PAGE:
This week the two year olds both threw tantrums because I wouldn’t give them a second serving of roasted butternut squash. The next day the twins hovered around my knees begging “Kale? More kale? Kale?” as I washed and sliced vegetables for soup and passed them leaves for munching. Apparently we’ve accidentally raised hippies, not toddlers.
…or so it seemed until I turned around to see they’d abandoned their most recent scraps of kale on the floor and were instead devouring styrofoam plates from the pantry. Either they’re still hippies and really serious about recycling or they’re just omnivores.
This week’s toilet incident argues for the “omnivore” option. I turned around when I heard a soft splash to see that Jack had thrown a toy in the toilet for the first time. I firmly told him that we do not throw things in the potty and asked if he understood. He beamed and nodded: “Yes, Mama!” Then, before I could stop him he leaned forward, scooped a handful of water out of the toilet, and took a drink instead. Well…he did obey me…*shudder*
Also arguing against the “tiny hippies” classification is Annie’s behavior at dinner. I’d stepped over to the fridge and heard her begging, then bellowing in increasingly urgent tones: “nuke? Nuke? Nuke? NUKE! NUKE! NUKE!” Pretty sure she was asking for milk not an ICBM launch, but you never know with this kid.
Meanwhile, Baby Jenny is just tentatively starting solids. We delayed introducing solids because her nutritionist wanted her post-NICU gag reflex mostly eliminated before messing with her feedings. Even now, at 8 months’ adjusted age she really isn’t interested, but her reluctance to put things in her mouth voluntarily (she never puts toys in her mouth) means it’s time to start coaxing solids into her rather than waiting for her to attempt it herself. Too-late food introduction can further complicate feeding issues in preemies. It’s going swimmingly, if by swimmingly you mean:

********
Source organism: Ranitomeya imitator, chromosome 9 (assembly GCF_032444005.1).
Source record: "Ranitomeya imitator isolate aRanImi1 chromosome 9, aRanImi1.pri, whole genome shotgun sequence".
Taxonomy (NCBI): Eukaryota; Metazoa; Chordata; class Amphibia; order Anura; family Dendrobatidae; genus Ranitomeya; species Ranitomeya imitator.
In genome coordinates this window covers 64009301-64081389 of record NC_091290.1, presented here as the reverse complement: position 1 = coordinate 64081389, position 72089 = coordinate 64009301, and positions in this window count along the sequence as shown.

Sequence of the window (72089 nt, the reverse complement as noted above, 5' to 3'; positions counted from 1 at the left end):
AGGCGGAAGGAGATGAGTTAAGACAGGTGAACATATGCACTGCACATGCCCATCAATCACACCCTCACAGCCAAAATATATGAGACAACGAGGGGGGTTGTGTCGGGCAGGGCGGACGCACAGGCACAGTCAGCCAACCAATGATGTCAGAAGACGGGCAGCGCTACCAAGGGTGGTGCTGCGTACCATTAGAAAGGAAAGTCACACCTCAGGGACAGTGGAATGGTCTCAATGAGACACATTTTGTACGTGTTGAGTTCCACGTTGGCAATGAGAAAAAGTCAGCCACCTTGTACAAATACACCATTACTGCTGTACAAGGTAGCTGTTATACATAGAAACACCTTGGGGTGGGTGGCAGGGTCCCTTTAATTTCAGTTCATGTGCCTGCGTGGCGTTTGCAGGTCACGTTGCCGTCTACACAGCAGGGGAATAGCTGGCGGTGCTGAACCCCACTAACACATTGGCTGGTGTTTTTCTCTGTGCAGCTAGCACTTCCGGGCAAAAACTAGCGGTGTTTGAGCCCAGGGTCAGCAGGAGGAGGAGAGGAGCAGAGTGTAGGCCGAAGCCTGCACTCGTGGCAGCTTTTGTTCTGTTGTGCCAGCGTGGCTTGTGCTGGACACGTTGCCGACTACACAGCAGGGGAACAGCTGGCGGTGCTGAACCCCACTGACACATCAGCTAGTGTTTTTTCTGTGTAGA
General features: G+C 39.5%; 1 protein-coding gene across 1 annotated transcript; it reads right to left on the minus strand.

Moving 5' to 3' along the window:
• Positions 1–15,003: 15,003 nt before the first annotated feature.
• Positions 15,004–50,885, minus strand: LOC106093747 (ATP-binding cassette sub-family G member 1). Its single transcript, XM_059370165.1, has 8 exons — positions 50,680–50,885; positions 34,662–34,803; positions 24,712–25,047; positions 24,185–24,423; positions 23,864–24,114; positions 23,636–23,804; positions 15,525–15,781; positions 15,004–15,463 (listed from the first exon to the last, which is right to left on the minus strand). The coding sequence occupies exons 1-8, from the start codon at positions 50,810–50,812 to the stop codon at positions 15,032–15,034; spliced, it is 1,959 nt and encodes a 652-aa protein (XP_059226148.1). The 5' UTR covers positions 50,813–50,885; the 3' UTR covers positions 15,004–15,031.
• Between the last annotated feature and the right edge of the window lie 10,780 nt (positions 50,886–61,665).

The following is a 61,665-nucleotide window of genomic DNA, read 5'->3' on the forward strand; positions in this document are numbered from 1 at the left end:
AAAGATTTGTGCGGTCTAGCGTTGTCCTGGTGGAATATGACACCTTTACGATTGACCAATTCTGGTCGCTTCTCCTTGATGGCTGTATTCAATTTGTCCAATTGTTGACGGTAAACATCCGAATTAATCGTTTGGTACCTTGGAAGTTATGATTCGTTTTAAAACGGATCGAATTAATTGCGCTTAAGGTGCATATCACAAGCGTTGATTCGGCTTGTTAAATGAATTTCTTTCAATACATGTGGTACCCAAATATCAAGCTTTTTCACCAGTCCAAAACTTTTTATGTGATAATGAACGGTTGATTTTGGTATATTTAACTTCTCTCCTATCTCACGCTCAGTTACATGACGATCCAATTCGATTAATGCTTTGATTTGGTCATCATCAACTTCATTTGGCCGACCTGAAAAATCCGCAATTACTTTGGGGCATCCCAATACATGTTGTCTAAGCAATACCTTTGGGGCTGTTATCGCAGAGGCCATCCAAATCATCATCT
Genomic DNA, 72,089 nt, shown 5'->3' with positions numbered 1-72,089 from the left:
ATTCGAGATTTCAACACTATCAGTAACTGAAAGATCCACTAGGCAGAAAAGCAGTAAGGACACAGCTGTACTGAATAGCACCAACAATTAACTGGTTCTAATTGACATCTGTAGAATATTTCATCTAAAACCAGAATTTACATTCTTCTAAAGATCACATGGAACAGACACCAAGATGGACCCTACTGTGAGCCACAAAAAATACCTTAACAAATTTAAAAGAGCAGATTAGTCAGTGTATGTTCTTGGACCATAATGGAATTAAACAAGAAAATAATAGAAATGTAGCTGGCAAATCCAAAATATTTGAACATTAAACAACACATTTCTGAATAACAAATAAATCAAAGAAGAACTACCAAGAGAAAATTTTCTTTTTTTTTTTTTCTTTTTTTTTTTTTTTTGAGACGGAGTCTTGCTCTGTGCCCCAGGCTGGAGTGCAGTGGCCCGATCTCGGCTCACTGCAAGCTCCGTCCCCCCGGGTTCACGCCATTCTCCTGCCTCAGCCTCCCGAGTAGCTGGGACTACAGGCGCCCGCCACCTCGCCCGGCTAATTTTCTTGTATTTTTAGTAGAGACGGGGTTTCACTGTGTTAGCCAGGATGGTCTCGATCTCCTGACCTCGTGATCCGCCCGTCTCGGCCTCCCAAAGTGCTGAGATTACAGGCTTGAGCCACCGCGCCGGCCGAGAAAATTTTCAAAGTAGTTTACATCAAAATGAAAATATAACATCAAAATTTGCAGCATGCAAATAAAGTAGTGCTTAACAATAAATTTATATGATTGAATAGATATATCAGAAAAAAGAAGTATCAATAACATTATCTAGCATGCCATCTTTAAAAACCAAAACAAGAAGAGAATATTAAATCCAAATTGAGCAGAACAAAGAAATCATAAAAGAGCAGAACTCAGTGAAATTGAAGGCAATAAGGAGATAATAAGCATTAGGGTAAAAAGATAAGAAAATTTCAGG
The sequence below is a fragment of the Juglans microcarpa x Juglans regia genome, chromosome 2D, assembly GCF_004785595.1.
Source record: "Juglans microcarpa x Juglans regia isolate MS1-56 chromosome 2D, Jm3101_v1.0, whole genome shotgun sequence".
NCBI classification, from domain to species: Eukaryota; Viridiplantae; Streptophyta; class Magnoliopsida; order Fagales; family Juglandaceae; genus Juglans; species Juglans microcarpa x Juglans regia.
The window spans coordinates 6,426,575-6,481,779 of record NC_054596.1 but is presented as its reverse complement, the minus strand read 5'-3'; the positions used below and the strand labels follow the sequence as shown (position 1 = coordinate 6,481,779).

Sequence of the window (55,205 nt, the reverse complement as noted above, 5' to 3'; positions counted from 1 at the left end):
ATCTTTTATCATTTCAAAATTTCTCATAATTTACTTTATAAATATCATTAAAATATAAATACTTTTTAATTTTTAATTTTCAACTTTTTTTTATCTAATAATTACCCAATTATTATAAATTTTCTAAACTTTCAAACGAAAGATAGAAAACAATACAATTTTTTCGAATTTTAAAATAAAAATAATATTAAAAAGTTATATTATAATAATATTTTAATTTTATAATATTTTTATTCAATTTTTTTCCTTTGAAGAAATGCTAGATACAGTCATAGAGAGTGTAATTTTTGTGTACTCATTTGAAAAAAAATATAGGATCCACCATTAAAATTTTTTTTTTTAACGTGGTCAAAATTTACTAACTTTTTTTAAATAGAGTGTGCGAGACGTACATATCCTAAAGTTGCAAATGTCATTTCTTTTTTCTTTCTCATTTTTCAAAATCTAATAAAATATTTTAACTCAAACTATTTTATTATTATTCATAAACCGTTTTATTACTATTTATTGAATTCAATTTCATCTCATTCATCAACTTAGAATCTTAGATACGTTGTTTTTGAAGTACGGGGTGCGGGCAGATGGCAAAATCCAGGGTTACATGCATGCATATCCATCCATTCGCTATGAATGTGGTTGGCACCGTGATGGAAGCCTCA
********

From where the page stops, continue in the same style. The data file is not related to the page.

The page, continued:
Me, tentatively working a tiny dab of oatmeal into her mouth: “Mmmm! That’s oatmeal! What do you think?”
Baby: *disgusted theatrical retching and gagging*
At this rate we’ll most likely be eating her birthday cake on her behalf next month. Also, she still has a hard time reaching for things in front of her because she has such a strong arms-flung-backward brace instinct all the time (another micro preemie trait – we’re working on it in therapy). That makes the odds of her actually reaching forward and smashing any first birthday cake quite low. Consider this an advertisement for adopting preemies: not only do parents get extra birthday cake, it might be intact!